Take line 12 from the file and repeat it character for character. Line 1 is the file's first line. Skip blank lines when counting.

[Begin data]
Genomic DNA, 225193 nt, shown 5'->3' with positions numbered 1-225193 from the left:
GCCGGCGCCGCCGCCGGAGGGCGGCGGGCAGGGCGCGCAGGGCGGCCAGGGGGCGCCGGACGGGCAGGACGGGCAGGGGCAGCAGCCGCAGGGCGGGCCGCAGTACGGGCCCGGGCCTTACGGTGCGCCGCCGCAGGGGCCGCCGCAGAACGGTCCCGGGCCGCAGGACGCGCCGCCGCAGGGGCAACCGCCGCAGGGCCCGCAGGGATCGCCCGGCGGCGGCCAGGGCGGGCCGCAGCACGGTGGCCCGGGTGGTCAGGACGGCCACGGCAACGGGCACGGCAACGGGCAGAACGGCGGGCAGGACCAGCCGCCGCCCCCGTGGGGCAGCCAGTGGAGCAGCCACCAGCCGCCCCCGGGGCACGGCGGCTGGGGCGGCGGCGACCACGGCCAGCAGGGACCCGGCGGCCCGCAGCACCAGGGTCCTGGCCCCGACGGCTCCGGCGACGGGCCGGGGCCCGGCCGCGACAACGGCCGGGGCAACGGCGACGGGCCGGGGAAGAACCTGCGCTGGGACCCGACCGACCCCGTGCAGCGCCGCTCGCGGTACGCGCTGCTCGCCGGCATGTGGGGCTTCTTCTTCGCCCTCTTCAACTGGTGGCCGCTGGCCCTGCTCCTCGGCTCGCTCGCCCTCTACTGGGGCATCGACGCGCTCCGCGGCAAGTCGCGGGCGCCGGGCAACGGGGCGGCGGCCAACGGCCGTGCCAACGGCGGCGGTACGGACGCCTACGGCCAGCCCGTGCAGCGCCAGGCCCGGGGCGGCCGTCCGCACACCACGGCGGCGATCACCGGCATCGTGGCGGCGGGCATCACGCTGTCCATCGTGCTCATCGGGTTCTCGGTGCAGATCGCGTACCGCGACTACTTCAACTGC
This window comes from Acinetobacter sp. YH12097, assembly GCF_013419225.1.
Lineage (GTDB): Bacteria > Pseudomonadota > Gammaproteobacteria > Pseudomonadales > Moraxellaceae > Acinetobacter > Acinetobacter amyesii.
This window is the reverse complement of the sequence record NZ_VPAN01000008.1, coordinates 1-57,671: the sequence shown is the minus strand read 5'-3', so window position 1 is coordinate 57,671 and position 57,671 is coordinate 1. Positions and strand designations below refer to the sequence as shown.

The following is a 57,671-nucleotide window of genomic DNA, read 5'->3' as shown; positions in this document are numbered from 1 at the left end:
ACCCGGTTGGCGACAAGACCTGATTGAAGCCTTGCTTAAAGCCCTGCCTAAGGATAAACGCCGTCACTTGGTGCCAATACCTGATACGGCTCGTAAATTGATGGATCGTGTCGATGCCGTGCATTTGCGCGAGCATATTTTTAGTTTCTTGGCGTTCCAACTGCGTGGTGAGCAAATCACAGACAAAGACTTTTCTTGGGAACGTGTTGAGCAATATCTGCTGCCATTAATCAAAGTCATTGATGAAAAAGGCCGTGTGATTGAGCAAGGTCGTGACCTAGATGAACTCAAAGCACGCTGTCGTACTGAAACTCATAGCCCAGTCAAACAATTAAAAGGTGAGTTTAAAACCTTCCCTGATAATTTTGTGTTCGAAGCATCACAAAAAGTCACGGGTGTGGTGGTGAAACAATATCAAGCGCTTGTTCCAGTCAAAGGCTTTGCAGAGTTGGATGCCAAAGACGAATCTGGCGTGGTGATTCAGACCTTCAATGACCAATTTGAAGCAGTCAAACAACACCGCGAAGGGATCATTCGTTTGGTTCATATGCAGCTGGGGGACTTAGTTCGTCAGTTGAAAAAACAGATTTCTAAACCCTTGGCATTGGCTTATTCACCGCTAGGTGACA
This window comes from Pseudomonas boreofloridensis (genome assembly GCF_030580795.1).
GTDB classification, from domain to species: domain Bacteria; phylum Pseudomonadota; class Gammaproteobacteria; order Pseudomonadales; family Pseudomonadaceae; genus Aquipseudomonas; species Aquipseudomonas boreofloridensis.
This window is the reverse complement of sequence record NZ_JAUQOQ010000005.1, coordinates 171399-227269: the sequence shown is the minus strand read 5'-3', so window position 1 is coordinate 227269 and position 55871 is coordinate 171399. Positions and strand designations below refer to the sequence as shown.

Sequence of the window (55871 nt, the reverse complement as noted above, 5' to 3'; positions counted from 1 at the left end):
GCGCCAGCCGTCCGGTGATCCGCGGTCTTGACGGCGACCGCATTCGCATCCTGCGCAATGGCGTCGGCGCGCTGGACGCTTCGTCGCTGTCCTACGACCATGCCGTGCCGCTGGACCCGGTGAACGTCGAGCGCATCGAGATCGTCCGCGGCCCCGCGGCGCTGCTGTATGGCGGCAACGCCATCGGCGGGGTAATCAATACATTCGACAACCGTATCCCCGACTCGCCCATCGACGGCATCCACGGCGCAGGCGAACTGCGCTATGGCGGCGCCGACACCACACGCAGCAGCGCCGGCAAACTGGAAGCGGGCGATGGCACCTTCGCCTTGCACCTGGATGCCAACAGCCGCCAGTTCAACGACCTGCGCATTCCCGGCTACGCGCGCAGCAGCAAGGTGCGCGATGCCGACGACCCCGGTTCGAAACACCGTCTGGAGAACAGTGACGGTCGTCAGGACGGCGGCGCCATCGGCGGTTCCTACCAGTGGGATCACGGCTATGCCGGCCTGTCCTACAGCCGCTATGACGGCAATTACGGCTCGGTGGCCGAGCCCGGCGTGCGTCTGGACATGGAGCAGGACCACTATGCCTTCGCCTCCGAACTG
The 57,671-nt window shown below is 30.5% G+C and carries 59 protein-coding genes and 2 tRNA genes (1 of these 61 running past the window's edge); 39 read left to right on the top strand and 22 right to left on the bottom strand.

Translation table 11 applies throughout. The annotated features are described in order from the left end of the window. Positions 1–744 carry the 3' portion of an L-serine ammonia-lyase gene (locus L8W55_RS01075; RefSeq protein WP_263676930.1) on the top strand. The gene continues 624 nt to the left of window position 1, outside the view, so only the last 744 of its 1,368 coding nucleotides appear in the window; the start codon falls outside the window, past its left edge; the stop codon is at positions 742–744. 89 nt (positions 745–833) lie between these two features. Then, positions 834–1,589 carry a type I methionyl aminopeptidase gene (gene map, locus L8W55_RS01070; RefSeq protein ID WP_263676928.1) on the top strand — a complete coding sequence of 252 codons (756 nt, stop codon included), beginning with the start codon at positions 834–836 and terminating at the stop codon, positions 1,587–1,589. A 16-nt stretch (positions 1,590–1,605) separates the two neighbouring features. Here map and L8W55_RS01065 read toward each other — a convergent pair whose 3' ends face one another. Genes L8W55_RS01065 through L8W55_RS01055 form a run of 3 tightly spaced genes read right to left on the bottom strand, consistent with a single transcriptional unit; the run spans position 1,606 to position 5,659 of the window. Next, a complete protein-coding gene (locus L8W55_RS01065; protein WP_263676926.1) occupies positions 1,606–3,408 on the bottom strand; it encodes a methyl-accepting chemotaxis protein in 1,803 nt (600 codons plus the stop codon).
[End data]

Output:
GCGCCAGCCGTCCGGTGATCCGCGGTCTTGACGGCGACCGCATTCGCATCCTGCGCAATGGCGTCGGCGCGCTGGACGCTTCGTCGCTGTCCTACGACCATGCCGTGCCGCTGGACCCGGTGAACGTCGAGCGCATCGAGATCGTCCGCGGCCCCGCGGCGCTGCTGTATGGCGGCAACGCCATCGGCGGGGTAATCAATACATTCGACAACCGTATCCCCGACTCGCCCATCGACGGCATCCACGGCGCAGGCGAACTGCGCTATGGCGGCGCCGACACCACACGCAGCAGCGCCGGCAAACTGGAAGCGGGCGATGGCACCTTCGCCTTGCACCTGGATGCCAACAGCCGCCAGTTCAACGACCTGCGCATTCCCGGCTACGCGCGCAGCAGCAAGGTGCGCGATGCCGACGACCCCGGTTCGAAACACCGTCTGGAGAACAGTGACGGTCGTCAGGACGGCGGCGCCATCGGCGGTTCCTACCAGTGGGATCACGGCTATGCCGGCCTGTCCTACAGCCGCTATGACGGCAATTACGGCTCGGTGGCCGAGCCCGGCGTGCGTCTGGACATGGAGCAGGACCACTATGCCTTCGCCTCCGAACTG